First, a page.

Return to the world of the Farseers… Robin Hobb’s best loved characters, Fitz , The Fool and Nighteyes the wolf, face new adventures and trials in the first book of The Tawny Man trilogy. When Assassin’s Quest closed, Fitz was living in self-imposed exile. Wracked with pain, he had chosen to discard the magical gifts that had seen him survive the wonders and torments of navigating the legendary city of the Elderlings, and of raising a dragon. Now, in this the first of a new trilogy, we are returned to the world of the Six Duchies and the lives of those who managed to survive the events of the first Assassin trilogy.
Fifteen years have passed and events are about to sweep Fitz out of his quiet backwater life and into the main political current again. Persecution of the Witted has become rampant throughout the Six Duchies despite Queen Kettricken’s effort to damp it. The Witted themselves have begun to strike back. So when 15 year old Prince Dutiful disappears, is it only because he is nervous about his betrothal ceremony to an Outislander princess, or has he been taken hostage by the Witted? Worse, is he perhaps another ‘Piebald Prince’, a Farseer tainted by Wit magic? As the desperate situation worsens, Kettricken has no choice but to summon Fitz to Buckkeep, for who better to track the young prince down than another gifted with the Wit, together with his bonded companion, the wolf Nighteyes?
©2013 Robin Hobb (P)2013 HarperCollins Publishers Limited
"Hobb is one of the great modern fantasy writers… what makes her novels as addictive as morphine is not just their imaginative brilliance but the way her characters are compromised and manipulated by politics." (The Times)
"A gleaming debut" (Publishers Weekly)
"Assassin's Quest achieves a bittersweet, powerful complexity rare in fantasy" (Locus)
"Robin Hobb writes achingly well" (SFX, Praise for The Liveship Traders series)
"Even better than the Assassin books. I didn't think that was possible" (George R R Martin)
"Hobb is a remarkable storyteller." (Guardian)
Not much to say, other than enjoy your read. If the Narrator bothers you, don't worry. He grows on you over time. While not as excellent as Paul Boehmer, the narrator manages to put his own interpertation on the characters in a way that does The Farseer Trilogy justice, while setting up The Tawny Man trilogy to be the wild ride that it is.
After loving the Farseer trilogy, Fools errand puts you straight back into Buck all be it quite a few years later and delivers.
Nighteyes - His wolfish way of looking at life which is more human than some of the actual human characters.
If you loved the Farseer, you'll love this. Could not stop listening and had a few close encounters with the misses because of it. All worth it.
"Great story/ frustrating lack of consistency"
A great story and nice to see and experience Fitz's life post the initial trilogy.
The only problem is with consistency in the narration.
Nick is a good narrator with lots of different voices but lazy not to have listened to the previous books. The change of pronunciation of ketricken to k'tricken and burritch to burrick grated on me the whole way through and detracted from the quality of the story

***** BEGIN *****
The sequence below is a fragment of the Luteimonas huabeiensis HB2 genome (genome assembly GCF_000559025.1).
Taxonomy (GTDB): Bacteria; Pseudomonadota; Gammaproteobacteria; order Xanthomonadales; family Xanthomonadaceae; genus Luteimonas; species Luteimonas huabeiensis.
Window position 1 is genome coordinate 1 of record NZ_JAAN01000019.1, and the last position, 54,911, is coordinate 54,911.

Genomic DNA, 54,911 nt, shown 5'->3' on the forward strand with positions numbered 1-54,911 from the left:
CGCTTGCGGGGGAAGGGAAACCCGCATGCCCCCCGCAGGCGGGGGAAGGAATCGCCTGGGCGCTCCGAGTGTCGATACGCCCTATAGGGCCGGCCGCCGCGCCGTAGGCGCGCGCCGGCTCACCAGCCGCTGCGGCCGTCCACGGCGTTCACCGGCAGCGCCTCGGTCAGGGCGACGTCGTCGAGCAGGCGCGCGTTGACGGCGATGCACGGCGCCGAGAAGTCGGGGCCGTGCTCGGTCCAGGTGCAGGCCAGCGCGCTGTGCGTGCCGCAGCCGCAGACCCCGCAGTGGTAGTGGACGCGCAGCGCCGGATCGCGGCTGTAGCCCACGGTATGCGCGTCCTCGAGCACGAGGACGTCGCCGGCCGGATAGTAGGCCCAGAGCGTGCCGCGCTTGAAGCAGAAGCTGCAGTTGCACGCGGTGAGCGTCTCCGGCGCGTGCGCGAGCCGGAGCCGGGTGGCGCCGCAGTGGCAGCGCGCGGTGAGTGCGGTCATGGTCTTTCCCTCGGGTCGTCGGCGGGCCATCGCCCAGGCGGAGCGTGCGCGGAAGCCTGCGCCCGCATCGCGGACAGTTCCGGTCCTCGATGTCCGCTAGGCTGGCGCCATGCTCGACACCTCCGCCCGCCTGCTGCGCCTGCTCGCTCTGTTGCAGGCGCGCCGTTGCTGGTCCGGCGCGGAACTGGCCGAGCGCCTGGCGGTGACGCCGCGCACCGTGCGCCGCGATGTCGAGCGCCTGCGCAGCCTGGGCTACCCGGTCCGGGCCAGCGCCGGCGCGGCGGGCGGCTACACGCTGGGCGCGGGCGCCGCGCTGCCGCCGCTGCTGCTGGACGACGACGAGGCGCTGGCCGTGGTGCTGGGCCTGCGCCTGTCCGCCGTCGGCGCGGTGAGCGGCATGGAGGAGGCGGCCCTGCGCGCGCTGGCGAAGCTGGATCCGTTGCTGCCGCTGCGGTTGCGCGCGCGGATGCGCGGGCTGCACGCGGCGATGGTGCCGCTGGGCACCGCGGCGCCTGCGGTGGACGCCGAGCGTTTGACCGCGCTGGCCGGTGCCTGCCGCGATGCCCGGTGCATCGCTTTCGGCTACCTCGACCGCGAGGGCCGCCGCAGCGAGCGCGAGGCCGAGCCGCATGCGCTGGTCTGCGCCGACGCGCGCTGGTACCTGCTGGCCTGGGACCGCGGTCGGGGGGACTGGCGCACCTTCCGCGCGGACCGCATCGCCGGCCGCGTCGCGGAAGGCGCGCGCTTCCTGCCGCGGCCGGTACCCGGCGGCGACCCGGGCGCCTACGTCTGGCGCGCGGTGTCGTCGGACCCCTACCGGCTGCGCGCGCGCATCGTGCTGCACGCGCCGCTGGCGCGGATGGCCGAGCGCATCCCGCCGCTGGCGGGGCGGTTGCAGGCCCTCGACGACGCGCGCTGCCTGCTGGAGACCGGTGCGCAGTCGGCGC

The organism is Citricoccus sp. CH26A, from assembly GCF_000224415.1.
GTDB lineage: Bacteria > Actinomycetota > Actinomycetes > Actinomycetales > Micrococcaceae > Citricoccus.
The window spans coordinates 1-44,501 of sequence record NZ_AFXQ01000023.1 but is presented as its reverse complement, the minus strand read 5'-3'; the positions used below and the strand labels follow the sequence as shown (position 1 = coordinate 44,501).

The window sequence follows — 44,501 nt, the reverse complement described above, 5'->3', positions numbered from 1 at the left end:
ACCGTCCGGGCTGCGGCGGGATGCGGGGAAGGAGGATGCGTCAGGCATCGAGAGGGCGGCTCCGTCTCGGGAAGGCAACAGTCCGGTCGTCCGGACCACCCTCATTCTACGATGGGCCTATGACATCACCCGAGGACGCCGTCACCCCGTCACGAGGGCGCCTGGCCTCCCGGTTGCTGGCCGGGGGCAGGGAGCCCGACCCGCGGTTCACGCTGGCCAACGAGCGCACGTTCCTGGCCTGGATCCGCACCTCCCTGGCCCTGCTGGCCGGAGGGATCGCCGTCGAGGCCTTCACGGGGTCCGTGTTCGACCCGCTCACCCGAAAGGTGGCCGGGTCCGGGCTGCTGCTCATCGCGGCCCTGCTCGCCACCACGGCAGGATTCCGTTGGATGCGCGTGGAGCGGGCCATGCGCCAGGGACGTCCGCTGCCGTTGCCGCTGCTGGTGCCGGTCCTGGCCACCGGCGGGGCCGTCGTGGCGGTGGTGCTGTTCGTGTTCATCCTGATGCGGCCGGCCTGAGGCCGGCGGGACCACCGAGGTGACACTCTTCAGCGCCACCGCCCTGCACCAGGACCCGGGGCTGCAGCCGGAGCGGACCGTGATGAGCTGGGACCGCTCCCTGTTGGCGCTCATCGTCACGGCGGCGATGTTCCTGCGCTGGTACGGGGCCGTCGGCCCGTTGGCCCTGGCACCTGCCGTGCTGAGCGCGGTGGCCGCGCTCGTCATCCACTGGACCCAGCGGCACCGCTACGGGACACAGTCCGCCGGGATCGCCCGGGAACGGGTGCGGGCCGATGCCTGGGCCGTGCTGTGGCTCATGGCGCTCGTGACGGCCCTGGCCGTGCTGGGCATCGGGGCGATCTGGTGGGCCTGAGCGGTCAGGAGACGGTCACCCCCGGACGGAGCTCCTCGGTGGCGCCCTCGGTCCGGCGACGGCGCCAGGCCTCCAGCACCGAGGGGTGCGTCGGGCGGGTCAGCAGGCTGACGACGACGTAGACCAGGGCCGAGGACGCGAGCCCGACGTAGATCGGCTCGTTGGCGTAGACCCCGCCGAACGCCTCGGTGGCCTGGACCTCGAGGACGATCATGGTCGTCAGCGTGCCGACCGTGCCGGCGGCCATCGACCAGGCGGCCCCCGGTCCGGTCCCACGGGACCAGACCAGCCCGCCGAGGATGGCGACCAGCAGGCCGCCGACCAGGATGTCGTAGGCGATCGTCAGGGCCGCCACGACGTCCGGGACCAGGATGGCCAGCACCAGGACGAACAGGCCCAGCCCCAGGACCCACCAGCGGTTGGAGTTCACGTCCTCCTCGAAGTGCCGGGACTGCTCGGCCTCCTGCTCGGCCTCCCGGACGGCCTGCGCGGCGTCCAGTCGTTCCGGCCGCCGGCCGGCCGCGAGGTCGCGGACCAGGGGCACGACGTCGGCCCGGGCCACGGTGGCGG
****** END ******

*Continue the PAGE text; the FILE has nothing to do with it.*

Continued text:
"Bring back Paul Boehmer!"
Having just finished listening to Paul Boehmer's narration of Robin Hobb's The Farseer Trilogy (which I found absolutely epic) I excitedly bought The Fool's Errand assuming (stupidly) it would also be narrated by Paul Boehmer as a continuation of Fitz's story. Instead, Nick Taylor's is the narrator and while I'm sure he's a lovely person his narration is so bad I can't even bring myself to listen past the first chapter. While Boemar's over the top English accent took a bit of getting used to in The Assassin's Apprentice, I found that in a fantasy setting, the theatrics kind of worked and three books later I was completely immersed in his creation of the Six Duchies world. Now with these new audiobooks instead of Nighteyes sounding like John Hurt whispering in your ear we've got Ray Winston after 6 pints and 20 Benson & Hedges. It's like someone told him, "just make your voice growly, that's what wolfs sound like." Not only that all the pronunciations are wrong - Burridge in now 'Burrig' and Kettricken is now 'Ktriggin' and Starling has gone from being a willowy seductively voiced minstrel to a Devon Farmer's Wife - ooooh aahhr. Wish he'd just listened to the Farseer Audiobooks before he agreed to take the gig. Anyway, rant over, I have decided to re-listen to the end of The Farseer Trilogy and while I have a proper sounding Nighteyes fresh in my mind, start reading the Fool's Errand paper book instead. I'm sure the actual book itself is grand - 5 stars etc. etc.
A super story, well told. Exciting. Holds the attention well, with a great cast of characters, some old and some new.
"outstanding story telling ."
I will never tire of this author with her rich characters and beautiful place settings and spell binding plots .I advise yiu get the full trilogies because it will drive you mad to guess what happens next